Published: January 22, 2019
Review and Onsite Photos by Rick Russack
MIDDLEBORO, MASS. – A week or so before White’s January 13 auction, the National Football League decided that the divisional playoff game between the Patriots and the Los Angeles Chargers would be conducted on the same day at nearby Gillette Stadium in Foxborough. Worse yet, White’s starts its sales at 1 pm, and the playoff game was scheduled for 1:05 pm. That’s not a happy coincidence for an auctioneer, but John White immediately announced on the firm’s website that there would be a large-screen television set up for live viewing of the game – and free pizza and cold drinks for all. He then hoped for the best. As it turned out, both events were winners. The auction hall was full, prices were as expected, and the Patriots won their game.
While previous sales have included five- and six-figure selling prices, there were no such expectations in this one. There were, however, numerous interesting items, and response from buyers in the room was strong, with active internet and phone bidders.
Kathryn Black, John White’s wife and business partner, enjoys researching the items in their sales, and her catalog descriptions are thorough and informative. A collection of World War II military items drew numerous bids, as did selections of jewelry, artwork, bronzes, lithographs, furniture and more. Unusual items included a human skull, a folk art portrait of a pickerel that had been important to someone, a pair of exceptional painted tintype portraits, an Art Deco mirrored console and more. White runs a fast-paced auction, and, when he can, is willing to start items well below the published minimum prices – which means buyers in the room can often get good buys.
Between the internet and buyers in the room, there were 37 bidders for the most expensive item in the sale, a 14K yellow gold necklace with a diamond of approximately 1.5 carats. It sold for $6,960. There were several other pieces of gold jewelry. A 14K yellow gold and diamond man’s bracelet with 16 alternating tank and square links earned $1,110, and a sapphire, diamond and seed pearl bracelet brought $1,050.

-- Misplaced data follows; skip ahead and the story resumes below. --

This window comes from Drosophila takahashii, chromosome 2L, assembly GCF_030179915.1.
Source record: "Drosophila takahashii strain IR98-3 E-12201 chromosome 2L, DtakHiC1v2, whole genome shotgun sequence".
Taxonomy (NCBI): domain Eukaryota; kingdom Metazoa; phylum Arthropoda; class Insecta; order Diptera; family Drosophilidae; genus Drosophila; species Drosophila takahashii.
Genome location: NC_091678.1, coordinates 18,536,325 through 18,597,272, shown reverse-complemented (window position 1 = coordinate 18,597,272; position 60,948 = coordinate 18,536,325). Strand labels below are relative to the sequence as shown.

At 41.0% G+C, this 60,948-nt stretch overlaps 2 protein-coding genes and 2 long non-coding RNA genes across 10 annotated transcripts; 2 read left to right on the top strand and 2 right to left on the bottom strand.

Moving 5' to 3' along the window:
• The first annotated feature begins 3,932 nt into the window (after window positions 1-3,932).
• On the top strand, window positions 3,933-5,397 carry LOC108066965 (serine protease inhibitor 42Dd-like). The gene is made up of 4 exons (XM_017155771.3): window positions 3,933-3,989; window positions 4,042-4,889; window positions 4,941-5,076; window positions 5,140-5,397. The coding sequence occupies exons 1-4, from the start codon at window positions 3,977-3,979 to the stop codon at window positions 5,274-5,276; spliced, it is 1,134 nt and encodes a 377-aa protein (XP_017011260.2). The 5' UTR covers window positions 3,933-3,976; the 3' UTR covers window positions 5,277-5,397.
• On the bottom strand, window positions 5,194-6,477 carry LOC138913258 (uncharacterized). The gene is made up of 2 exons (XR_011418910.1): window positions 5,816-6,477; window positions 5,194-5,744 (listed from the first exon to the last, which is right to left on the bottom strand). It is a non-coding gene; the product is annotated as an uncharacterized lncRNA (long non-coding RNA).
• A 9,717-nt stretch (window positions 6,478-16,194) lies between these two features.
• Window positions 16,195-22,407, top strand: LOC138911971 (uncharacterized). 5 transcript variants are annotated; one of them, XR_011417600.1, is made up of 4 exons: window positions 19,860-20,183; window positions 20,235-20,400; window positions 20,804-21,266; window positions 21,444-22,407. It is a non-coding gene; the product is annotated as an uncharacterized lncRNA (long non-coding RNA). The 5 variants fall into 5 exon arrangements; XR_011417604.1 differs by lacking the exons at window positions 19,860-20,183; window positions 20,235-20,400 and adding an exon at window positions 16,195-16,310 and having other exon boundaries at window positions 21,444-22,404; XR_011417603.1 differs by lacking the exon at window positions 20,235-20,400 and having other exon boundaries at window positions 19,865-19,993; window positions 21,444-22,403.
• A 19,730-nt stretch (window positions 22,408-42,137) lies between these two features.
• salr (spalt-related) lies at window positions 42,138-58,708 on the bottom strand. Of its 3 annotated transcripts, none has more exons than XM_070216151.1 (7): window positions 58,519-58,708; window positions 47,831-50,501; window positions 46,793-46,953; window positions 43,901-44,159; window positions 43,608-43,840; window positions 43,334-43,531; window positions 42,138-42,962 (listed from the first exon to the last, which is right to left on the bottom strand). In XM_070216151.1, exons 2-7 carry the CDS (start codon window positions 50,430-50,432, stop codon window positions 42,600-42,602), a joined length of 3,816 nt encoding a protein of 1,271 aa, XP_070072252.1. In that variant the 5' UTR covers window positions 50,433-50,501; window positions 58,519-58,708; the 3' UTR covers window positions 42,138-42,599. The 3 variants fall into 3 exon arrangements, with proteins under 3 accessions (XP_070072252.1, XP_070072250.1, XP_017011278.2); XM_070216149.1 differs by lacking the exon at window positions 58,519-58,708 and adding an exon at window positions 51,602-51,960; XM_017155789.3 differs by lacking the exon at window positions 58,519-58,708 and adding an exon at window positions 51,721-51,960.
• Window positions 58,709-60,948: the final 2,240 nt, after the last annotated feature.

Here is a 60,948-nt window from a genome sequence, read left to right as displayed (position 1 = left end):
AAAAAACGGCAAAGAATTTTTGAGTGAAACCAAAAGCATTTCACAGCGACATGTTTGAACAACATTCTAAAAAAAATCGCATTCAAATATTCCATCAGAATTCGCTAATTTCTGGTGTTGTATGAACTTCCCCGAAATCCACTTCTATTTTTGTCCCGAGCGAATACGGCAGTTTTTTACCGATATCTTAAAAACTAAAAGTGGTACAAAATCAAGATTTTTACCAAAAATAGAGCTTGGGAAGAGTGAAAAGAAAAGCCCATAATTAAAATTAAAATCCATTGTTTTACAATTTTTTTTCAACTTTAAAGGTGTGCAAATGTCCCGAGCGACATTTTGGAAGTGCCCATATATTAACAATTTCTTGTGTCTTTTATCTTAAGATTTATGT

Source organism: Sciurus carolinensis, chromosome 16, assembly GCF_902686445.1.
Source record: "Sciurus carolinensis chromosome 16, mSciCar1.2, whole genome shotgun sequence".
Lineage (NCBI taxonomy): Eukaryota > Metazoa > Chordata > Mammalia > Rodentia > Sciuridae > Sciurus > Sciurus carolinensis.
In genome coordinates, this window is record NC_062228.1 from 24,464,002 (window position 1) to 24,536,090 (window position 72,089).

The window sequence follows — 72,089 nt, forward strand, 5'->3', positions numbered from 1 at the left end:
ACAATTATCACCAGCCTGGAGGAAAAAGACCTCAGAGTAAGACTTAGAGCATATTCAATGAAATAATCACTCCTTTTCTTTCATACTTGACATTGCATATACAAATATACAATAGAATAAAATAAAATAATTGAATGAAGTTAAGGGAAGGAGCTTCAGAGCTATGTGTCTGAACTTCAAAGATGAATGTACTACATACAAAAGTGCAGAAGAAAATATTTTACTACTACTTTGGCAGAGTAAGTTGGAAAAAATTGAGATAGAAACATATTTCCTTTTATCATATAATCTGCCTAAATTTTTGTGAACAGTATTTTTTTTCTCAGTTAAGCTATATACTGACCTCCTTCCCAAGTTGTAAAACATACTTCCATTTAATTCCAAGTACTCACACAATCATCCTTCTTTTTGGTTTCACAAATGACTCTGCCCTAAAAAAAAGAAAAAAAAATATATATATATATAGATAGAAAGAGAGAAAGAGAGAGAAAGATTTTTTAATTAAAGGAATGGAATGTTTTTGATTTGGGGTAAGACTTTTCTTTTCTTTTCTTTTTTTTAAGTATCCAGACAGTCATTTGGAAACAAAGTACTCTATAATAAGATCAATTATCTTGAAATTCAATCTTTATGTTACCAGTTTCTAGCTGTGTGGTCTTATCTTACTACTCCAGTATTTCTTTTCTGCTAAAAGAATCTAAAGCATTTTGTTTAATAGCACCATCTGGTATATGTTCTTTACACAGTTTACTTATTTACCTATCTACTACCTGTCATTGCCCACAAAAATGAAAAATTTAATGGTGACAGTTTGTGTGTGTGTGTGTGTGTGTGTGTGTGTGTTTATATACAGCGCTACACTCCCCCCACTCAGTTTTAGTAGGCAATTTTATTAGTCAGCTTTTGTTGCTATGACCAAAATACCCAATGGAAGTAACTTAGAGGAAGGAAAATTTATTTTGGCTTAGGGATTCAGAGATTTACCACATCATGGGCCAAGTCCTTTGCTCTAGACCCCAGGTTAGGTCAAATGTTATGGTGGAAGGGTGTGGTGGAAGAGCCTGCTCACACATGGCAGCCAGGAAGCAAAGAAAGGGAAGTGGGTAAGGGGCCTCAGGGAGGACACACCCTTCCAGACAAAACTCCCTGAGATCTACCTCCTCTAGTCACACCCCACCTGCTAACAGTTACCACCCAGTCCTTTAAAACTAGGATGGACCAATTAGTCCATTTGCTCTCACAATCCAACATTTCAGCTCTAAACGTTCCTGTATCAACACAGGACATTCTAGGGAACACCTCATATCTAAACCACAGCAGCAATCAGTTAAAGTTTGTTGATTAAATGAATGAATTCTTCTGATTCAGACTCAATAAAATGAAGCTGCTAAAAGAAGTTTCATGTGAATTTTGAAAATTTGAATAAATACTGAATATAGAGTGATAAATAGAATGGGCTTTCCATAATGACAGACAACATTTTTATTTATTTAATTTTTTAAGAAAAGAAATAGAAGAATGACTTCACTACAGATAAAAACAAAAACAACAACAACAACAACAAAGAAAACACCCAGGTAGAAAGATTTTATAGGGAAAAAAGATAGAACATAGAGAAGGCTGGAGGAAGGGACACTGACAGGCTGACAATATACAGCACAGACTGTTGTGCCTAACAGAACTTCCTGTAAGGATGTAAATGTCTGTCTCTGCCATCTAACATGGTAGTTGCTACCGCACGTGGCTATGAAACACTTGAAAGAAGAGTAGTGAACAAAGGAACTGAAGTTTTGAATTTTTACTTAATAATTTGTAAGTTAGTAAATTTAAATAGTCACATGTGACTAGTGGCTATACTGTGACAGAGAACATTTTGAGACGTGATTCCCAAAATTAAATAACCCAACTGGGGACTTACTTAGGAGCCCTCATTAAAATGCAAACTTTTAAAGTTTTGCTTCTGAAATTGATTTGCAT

A selection of prints exceeded estimates. “I Got A Gal on Sourwood Mountain,” from a 1938 edition of 250 lithographs, pencil-signed by Thomas Hart Benton, (1889-1975), reached $3,360 against a high estimate of $2,000.
Have you ever wondered about sales of oysters in the mid-Nineteenth century? Apparently, it was a thriving business. A hand colored, detailed advertising lithograph, “Alexander Frazer Oyster Dealer At The Foot Of Broome Street, New York City,” depicted 13 competing oyster dealers next to one another in nearby buildings. It was a busy street scene; in addition to the 13 dealers named, there were also several horse-drawn wagons in the street. The 1890 issue of the Trow City Directory of New York lists dozens of active oyster dealers, so it was obviously a thriving business. The advertising litho sold well over estimate, finishing at $1,170. The sale also included a framed 1973 poster advertising a “Swell Dance Concert” by the Grateful Dead at the Nassau Coliseum, which seemed reasonable, selling below estimate for $240. The poster had been designed by David Byrd, well-known at the time for his concert posters. Wolfgang’s, a dealer specializing in posters, lists this poster at more than $800.